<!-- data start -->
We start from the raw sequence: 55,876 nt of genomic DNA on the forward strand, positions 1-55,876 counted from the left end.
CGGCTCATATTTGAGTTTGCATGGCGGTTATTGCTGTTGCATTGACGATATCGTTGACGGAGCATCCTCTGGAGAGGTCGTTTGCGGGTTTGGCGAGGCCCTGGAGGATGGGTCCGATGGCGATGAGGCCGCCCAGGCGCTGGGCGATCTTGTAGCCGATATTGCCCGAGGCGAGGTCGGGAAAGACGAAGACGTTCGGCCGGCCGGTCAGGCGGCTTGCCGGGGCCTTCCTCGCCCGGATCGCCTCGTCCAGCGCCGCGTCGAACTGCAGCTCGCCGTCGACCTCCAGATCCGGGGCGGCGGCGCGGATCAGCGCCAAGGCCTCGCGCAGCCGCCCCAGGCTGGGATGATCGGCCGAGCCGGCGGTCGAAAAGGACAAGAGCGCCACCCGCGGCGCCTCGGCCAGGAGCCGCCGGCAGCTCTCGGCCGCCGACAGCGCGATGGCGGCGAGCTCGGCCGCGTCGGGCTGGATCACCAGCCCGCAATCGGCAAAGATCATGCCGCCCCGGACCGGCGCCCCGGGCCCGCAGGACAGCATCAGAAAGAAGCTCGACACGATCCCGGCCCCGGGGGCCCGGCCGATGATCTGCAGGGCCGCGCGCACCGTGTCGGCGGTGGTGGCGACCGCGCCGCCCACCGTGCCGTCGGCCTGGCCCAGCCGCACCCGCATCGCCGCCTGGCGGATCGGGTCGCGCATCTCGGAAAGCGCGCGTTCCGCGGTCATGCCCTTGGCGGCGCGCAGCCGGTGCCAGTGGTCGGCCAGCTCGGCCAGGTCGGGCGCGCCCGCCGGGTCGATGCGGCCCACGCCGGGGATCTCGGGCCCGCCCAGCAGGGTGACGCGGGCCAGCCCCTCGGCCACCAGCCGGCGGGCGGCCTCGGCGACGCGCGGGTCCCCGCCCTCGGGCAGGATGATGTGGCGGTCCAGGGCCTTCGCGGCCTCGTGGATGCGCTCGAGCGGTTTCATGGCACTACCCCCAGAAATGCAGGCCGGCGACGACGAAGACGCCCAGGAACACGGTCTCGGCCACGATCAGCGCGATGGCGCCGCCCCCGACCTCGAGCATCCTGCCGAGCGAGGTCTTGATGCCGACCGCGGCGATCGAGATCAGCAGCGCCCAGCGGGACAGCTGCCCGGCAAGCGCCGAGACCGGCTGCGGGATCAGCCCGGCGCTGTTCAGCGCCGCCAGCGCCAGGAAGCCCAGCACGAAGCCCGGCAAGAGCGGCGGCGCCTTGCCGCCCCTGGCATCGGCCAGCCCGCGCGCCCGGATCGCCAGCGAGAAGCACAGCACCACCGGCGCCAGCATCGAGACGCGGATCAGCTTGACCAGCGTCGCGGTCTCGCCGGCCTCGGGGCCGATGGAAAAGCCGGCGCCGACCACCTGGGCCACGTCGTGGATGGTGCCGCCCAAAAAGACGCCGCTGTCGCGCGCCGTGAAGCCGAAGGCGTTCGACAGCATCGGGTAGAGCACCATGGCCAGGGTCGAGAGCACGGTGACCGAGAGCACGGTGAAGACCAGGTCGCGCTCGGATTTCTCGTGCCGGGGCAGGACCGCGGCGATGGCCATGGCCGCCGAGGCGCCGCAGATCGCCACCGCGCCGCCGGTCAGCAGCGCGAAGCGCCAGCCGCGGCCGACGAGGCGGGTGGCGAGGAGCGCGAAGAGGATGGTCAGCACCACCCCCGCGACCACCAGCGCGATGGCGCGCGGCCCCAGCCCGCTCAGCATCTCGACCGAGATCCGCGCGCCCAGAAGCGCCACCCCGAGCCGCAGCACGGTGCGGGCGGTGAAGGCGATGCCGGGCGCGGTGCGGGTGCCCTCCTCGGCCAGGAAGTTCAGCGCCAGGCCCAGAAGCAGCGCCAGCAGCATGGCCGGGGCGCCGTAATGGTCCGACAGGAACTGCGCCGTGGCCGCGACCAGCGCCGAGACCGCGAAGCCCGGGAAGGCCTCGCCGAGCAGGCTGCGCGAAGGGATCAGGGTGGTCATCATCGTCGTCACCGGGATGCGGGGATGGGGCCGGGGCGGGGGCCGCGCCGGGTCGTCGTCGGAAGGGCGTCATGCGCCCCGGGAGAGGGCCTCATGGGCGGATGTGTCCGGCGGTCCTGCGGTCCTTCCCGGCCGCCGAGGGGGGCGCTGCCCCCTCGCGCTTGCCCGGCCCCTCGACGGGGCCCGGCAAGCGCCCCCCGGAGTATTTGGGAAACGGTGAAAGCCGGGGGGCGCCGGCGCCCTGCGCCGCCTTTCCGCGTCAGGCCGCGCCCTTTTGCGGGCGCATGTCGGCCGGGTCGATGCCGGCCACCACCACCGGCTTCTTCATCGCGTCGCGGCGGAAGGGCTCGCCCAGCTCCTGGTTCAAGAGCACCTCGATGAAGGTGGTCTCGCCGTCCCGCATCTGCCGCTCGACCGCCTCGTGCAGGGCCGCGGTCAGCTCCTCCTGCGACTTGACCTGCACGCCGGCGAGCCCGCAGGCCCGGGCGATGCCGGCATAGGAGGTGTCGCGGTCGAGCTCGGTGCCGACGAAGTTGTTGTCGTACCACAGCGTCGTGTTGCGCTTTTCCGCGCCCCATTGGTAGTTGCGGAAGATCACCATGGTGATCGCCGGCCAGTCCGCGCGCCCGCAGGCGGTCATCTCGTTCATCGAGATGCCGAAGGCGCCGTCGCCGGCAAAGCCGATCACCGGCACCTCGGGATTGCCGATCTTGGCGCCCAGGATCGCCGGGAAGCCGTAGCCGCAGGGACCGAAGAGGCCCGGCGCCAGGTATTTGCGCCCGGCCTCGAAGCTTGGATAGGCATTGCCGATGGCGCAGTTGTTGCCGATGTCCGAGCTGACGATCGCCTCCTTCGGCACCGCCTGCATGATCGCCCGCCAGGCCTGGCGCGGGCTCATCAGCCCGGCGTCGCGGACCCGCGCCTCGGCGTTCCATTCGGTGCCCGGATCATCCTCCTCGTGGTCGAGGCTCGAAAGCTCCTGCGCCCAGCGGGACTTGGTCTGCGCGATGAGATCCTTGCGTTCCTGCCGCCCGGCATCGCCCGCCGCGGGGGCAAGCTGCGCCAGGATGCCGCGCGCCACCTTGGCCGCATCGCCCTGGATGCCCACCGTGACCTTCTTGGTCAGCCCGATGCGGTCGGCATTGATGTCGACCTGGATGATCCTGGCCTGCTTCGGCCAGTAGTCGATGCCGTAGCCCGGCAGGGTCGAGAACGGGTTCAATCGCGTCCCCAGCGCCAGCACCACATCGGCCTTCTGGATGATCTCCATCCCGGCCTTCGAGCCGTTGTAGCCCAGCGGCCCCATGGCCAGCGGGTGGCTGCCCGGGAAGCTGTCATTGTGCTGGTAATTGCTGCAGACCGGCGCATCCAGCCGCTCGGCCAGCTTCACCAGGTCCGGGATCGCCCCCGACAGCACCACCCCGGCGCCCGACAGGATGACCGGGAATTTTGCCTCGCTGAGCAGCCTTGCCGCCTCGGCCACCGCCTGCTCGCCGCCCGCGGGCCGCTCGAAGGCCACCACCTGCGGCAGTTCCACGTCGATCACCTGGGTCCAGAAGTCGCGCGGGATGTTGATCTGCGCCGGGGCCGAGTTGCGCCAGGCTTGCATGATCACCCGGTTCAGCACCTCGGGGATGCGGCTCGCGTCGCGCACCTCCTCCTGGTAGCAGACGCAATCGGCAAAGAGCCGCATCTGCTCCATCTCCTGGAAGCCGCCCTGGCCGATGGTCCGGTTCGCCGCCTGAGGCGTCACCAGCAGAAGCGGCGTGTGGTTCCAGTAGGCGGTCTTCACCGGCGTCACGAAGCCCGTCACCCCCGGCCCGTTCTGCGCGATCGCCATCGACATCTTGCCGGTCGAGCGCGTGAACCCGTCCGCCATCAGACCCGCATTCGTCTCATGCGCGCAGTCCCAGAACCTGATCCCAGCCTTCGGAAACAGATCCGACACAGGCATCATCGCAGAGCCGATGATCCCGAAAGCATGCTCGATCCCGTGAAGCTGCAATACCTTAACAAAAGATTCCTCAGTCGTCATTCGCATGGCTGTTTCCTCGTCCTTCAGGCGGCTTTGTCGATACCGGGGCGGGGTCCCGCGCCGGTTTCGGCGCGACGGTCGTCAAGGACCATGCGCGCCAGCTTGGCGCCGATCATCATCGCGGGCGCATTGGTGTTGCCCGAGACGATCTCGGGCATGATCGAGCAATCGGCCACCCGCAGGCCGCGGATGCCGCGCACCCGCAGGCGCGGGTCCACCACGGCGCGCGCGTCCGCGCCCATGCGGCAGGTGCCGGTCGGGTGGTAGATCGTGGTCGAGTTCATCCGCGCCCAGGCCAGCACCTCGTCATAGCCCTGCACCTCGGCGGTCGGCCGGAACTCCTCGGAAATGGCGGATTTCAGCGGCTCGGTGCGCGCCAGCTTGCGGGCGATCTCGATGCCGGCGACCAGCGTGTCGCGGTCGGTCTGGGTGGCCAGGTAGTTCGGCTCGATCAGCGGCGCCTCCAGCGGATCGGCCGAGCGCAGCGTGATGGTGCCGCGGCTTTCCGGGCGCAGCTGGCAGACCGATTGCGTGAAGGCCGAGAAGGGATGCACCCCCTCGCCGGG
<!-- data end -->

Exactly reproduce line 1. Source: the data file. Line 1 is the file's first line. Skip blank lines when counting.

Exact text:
We start from the raw sequence: 55,876 nt of genomic DNA on the forward strand, positions 1-55,876 counted from the left end.